In about 30% of patients, “post-pericardiotomy syndrome” can occur anywhere from a few days to 6 months after surgery. The symptoms of this syndrome are fever and chest pain. It can be treated with medication.
The incision in the chest or the graft site (if the graft was from the leg or arm) can be itchy, sore, numb, or bruised.
Some people report memory loss and loss of mental clarity or “fuzzy thinking” following CABG.
As with all surgeries, there is a risk for heavy bleeding. In case a transfusion is needed during or after surgery, ask your doctor about making arrangements for an “autologous” pre-operative blood donation (banking your own blood for surgery).
You may also have family or friends with a compatible blood type donate blood for your surgery. The hospital, Red Cross, or local blood bank can provide family members and friends with necessary information about blood donation for your surgery.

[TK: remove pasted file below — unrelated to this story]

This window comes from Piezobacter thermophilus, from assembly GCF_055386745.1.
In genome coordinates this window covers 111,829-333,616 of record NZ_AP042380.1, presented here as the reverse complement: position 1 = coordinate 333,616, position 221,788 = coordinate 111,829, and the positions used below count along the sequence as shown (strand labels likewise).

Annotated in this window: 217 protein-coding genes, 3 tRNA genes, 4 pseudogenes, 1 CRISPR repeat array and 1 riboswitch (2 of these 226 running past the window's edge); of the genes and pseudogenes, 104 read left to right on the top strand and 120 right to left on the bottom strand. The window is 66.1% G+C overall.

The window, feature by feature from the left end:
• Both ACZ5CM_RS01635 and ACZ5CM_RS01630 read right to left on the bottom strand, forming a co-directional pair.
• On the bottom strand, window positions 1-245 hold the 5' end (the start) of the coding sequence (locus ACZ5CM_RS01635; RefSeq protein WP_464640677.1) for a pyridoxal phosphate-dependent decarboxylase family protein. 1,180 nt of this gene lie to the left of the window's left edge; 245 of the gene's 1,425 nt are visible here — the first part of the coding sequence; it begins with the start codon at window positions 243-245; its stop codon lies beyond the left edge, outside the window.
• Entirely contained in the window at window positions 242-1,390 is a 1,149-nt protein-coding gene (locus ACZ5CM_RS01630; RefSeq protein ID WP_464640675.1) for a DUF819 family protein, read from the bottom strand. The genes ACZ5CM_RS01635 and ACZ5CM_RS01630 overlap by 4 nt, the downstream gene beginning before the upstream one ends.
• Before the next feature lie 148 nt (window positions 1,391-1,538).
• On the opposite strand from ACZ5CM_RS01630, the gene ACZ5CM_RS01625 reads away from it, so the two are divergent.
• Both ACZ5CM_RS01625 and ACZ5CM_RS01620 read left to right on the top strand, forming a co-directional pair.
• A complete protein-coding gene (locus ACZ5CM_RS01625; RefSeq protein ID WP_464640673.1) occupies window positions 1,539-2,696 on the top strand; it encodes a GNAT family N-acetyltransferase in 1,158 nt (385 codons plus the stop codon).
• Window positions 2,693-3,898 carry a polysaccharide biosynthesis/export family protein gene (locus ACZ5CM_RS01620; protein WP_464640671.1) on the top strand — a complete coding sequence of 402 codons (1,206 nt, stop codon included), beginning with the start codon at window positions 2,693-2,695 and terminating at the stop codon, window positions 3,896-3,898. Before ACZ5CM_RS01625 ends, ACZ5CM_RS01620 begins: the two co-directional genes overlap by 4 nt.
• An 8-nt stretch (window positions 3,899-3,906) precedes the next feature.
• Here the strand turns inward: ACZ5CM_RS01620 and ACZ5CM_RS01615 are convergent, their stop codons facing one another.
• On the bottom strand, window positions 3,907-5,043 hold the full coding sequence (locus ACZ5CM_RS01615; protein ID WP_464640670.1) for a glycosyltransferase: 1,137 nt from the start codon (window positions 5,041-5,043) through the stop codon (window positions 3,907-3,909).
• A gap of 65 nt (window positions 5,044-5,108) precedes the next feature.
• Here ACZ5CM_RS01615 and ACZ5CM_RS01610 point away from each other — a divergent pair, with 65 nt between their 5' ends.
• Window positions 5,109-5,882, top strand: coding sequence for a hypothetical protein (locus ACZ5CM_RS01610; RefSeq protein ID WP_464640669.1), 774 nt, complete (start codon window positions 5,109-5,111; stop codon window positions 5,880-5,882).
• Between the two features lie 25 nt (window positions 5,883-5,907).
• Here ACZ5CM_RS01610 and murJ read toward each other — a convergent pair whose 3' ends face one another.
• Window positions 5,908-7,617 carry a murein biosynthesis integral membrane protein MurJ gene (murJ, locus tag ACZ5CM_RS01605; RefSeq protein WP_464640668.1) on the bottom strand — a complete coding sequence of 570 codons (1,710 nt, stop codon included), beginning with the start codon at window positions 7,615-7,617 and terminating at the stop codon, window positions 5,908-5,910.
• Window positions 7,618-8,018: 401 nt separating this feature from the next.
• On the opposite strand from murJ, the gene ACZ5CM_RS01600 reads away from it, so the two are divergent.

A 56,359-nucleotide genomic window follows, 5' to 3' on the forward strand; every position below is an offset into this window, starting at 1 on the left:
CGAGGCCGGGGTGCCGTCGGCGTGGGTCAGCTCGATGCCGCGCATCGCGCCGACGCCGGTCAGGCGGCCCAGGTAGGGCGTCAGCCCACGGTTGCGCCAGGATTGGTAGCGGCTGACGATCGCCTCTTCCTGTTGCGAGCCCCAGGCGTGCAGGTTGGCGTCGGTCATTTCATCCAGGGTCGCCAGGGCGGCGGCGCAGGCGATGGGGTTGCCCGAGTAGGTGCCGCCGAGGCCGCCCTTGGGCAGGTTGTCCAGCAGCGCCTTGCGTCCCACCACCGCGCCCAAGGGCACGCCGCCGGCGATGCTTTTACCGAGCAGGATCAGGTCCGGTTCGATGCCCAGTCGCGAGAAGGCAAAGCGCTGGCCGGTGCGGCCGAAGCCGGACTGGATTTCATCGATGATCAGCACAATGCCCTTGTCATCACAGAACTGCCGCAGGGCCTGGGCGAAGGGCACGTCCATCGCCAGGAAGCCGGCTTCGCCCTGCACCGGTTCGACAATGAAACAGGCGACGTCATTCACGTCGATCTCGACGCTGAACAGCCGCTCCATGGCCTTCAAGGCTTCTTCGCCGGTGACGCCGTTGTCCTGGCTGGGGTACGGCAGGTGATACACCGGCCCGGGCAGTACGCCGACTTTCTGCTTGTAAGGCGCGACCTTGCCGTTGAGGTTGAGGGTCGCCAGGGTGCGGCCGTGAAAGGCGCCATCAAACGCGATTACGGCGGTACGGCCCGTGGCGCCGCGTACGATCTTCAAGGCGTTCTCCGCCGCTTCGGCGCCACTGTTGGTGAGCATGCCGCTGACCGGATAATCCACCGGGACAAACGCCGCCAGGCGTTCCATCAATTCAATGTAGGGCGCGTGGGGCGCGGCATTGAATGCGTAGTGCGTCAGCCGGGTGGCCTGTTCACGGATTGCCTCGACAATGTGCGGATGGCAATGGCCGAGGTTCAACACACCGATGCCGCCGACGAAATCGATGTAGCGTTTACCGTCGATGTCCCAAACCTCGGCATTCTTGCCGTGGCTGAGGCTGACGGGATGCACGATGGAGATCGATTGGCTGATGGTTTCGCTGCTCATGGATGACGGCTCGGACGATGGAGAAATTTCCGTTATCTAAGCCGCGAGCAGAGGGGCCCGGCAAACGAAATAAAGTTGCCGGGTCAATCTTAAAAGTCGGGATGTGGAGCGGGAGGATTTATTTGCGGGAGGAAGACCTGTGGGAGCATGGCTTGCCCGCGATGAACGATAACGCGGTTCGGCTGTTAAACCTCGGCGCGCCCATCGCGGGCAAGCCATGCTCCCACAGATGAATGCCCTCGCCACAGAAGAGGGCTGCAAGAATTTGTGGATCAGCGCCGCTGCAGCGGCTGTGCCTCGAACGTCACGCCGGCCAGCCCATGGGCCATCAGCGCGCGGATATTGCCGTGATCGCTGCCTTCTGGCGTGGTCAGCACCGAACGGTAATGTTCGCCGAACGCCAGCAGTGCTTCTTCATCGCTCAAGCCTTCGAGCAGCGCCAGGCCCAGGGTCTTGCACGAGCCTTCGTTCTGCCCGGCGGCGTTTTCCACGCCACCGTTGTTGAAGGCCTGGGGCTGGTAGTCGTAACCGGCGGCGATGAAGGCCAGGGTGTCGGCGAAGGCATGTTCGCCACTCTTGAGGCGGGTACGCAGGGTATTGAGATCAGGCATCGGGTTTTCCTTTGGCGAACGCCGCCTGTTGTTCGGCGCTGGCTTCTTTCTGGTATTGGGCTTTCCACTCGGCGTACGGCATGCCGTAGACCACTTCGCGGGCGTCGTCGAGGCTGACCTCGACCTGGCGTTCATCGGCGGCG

There are general risks from anesthesia. These include reactions to medications and problems breathing.
Expectations after surgery
Every year over one half million Americans have coronary bypass surgery to relieve symptoms and prolong their lives. In the majority of people who have the surgery, the grafts remain open and functioning for 10 to 15 years.
CABG will improve blood flow to the heart but NOT prevent the eventual recurrence of coronary blockage. Lifestyle changes are necessary - such as not smoking, improved diet, regular exercise, and treating high blood pressure and High cholesterol.
After the operation, the patient will spend 5-7 days in the hospital, with the first 2 hours in an intensive-care unit (ICU). In the ICU, heart function is monitored continuously.